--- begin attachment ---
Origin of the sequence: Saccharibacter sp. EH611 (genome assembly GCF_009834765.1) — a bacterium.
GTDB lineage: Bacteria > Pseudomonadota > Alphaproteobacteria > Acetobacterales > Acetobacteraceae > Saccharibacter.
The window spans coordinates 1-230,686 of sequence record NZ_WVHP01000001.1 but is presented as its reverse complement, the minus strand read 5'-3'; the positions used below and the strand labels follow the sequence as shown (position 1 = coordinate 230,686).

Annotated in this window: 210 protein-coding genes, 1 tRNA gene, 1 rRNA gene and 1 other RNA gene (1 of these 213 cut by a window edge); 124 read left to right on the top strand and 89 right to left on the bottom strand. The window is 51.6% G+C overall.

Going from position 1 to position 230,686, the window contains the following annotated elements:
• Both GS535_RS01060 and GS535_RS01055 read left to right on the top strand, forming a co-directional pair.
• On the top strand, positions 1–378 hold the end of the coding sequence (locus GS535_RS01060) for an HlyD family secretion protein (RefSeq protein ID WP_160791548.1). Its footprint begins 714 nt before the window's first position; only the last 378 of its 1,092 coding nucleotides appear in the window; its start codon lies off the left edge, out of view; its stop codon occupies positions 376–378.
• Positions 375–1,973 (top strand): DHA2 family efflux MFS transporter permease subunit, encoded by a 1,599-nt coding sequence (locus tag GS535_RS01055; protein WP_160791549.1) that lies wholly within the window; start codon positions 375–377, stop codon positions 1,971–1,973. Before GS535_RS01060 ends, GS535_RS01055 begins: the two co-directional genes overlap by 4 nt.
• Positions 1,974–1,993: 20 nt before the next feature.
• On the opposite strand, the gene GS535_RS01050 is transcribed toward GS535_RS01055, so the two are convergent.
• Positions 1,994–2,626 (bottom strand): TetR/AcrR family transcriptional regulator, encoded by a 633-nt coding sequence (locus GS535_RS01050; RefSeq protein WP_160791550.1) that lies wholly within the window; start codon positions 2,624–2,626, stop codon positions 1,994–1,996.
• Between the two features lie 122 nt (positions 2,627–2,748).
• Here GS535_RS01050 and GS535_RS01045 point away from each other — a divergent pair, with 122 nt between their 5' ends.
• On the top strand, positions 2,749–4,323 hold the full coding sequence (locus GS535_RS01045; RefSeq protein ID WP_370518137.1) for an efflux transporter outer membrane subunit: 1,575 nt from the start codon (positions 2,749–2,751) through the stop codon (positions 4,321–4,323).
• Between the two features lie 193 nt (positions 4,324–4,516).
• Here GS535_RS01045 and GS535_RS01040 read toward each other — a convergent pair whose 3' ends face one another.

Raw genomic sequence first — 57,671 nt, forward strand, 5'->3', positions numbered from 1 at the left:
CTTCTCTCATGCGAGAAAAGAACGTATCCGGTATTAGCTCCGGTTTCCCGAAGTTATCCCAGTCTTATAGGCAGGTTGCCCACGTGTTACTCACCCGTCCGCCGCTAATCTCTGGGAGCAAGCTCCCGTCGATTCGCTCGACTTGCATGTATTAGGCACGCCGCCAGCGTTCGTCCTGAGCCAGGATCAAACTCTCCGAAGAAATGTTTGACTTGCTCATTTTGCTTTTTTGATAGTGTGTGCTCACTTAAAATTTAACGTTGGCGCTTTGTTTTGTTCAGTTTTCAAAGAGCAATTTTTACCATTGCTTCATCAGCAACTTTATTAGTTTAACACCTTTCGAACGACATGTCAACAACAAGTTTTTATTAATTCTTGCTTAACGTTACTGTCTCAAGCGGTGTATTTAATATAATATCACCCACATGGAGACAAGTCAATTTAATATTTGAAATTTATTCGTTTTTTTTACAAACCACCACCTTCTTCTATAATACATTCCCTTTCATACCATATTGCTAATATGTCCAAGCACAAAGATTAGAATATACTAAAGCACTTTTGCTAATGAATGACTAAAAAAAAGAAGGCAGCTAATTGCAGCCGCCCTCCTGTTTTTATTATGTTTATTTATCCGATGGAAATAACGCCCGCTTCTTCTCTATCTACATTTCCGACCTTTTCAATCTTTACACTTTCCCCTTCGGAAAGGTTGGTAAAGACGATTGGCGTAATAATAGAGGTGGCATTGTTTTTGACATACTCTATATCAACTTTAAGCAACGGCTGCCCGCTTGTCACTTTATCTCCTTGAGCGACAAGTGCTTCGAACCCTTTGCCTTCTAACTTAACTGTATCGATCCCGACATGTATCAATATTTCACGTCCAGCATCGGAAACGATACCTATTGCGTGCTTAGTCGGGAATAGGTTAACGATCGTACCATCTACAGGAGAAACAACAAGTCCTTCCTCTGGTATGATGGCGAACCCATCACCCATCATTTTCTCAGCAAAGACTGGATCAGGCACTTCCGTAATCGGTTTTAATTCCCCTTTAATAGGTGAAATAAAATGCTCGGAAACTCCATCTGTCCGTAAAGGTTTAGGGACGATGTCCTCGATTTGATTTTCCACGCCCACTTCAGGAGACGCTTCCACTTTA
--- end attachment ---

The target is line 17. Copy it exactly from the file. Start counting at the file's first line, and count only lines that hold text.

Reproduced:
Raw genomic sequence first — 57,671 nt, forward strand, 5'->3', positions numbered from 1 at the left: